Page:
10:26:17 192.168.1.2 GET /EnterpriseVault/download.
10:26:21 192.168.1.2 GET /EnterpriseVault/download.

My second task

My second task was to refine the query from before, but to list the number of hits to download.asp by ‘alberto’ by hour.

This is the query that I used :

logparser -i:iisw3c "select TO_STRING(time, ‘HH’) as hour, count(*) as Hits from ex110427.log where cs-uri-stem like ‘%download.asp%’ and cs-username like ‘%alberto%’ group by Hour" -q on

You can see with this one that we’re doing standard SQL stuff and building a variable called “hits”, and doing grouping to get the information we want to see.

Here is an example of the output on a simple file :

09 3
10 19
12 1

My third task

My third task was to query all users hit count against download.asp over a day.  The query for that is build on the second query above :

logparser -i:iisw3c "select TO_STRING(time, ‘HH’) as hour, count(*) as Hits from iis_ex110214.log where cs-uri-stem like ‘%download.asp%’ group by Hour" -q on

This, for now, is exactly what I wanted to see.  I can quickly see busy, and quiet times :

00 625
01 3434
02 1814
03 2832
04 783
05 610
06 1255
07 1603
08 780
09 1160
10 386
11 534
12 94
13 105
14 62
15 72
16 53
17 66
18 86
19 17
20 5
21 4
22 7
23 89

 

My Fourth Task

My fourth task is to see how much data is pulled down with those download requests.  This is a simple extension of the previous query :

logparser -i:iisw3c "select TO_STRING(time, ‘HH’) as hour, count(*) as Hits, sum(DIV(sc-bytes, 1024)) as [Kb Received] from iis_ex110215.log where cs-uri-stem like ‘%download.asp%’ group by Hour" -q on

00 134  34359
01 1035 259501
02 1331 288670
03 2051 494134
04 549  156736
05 1062 246516
06 732  241699
07 836  243887
08 652  181973
09 801  218384
10 1122 305673
11 521  126194
12 604  91505
13 632  104211
14 127  30332

You can see that I have added sum(DIV(sc-bytes,1024)) to give me KB Received.  You can go one further to get Mb Received, ie : sum(DIV(DIV(sc-bytes, 1024), 1024).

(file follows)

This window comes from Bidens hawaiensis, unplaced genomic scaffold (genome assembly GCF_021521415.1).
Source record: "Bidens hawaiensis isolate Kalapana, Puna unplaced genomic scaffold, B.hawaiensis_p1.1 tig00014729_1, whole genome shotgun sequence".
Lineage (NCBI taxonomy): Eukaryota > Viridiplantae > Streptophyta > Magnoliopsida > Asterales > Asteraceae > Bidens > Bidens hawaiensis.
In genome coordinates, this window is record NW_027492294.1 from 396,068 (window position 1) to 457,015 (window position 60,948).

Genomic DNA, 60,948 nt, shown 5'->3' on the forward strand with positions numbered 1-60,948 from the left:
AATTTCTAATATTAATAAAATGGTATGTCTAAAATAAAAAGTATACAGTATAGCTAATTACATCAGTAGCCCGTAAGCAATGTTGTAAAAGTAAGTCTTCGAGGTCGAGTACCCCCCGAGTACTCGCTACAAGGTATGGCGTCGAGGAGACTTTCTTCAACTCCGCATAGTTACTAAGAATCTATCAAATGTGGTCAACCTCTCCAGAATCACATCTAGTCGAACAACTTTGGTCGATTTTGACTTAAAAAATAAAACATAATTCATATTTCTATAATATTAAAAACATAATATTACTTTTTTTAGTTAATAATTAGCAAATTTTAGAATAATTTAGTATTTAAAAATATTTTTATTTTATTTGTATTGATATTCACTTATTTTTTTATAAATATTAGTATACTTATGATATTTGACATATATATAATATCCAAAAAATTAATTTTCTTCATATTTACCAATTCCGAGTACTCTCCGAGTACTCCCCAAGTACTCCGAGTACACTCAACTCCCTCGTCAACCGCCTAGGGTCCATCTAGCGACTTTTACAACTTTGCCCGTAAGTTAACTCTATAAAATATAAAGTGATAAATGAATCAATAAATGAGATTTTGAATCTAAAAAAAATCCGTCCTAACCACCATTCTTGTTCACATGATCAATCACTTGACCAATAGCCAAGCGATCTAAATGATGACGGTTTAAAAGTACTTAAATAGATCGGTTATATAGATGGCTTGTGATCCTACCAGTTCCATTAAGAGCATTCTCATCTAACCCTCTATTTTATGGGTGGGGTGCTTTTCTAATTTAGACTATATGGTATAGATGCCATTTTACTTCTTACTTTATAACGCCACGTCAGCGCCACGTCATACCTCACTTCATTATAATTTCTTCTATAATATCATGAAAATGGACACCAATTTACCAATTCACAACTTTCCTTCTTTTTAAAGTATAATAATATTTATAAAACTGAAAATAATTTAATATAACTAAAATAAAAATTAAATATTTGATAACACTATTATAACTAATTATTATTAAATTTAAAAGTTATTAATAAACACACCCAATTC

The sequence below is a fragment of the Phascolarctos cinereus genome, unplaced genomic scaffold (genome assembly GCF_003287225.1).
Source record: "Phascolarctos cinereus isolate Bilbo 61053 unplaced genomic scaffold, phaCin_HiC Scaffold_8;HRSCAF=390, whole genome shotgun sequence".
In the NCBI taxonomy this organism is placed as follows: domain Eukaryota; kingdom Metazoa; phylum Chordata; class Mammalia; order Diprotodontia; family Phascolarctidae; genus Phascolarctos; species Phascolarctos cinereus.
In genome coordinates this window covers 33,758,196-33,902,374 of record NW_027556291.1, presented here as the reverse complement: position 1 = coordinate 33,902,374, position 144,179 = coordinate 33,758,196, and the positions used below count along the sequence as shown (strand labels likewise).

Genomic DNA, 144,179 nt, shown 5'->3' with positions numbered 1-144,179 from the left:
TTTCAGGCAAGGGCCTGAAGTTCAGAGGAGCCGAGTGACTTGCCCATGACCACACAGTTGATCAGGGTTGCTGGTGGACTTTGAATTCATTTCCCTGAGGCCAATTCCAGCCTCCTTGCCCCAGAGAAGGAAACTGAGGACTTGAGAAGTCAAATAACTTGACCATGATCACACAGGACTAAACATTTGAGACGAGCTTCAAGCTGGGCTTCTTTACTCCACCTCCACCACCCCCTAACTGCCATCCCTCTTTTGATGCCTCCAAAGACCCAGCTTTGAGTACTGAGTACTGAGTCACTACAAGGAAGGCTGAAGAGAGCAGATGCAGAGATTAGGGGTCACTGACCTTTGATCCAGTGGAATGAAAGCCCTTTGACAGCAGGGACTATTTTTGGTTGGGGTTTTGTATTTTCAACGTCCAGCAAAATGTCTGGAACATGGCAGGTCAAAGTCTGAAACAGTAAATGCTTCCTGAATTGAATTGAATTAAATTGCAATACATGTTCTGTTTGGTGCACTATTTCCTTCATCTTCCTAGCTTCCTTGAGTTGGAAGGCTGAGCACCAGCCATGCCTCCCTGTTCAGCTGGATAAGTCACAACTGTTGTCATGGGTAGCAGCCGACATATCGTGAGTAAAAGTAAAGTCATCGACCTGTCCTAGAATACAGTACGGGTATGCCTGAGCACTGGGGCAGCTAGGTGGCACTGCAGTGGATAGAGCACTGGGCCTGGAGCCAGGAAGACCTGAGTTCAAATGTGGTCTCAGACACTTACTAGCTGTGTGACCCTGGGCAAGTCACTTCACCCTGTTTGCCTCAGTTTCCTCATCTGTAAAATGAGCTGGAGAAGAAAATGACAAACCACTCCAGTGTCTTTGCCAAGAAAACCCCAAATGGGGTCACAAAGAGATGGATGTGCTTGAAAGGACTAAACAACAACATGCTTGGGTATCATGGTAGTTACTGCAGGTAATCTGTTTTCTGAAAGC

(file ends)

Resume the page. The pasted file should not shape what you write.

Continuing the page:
My Fifth Task

My fifth task is to see how many “uploads” are happening on to the Enterprise Vault Server.  What I mean by this is people who drag and drop items to Virtual Vault, and then either wait for a synchronisation to take place, or manually initiate a synchronise event.

Here is the query that I used to find that out :

logparser -i:iisw3c "select TO_STRING(time, ‘HH’) as hour, count(*) as Hits from iis_ex110215.log where cs-uri-stem like ‘%uploaditem.aspx%’ group by Hour" -q on

Here is some output :

00 231
01 1586
02 1365
03 561
04 2669
05 4332
06 1083
07 206
08 702
09 448
10 2241
11 518
12 938
13 297
14 215

Again you can quickly see where the busy patches are.

Conclusion

Hopefully you can see how you can take the beginnings of a simple idea, and build up a query quite quickly which will give you powerful results, and a good insight in to what your Enterprise Vault server is doing.

Follow On

Hopefully looking at the IIS logs on my Enterprise Vault server will give you some ideas of what data you want to see out of the log files in your environment.  There is a whole series of things that you can do, and of course charts/HTML, automatic emailing of the results daily/weekly are further extensions to these ideas that you can do.

References :

http://www.msexchange.org/tutorials/Using-Logparser-Utility-Analyze-ExchangeIIS-Logs.html

http://www.microsoft.com/downloads/details.aspx?FamilyID=890cd06b-abf8-4c25-91b2-f8d975cf8c07&displaylang=en

http://technet.microsoft.com/en-gb/library/ee692659.aspx

http://www.microsoft.com/technet/prodtechnol/WindowsServer2003/Library/IIS/676400bc-8969-4aa7-851a-9319490a9bbb.mspx?mfr=true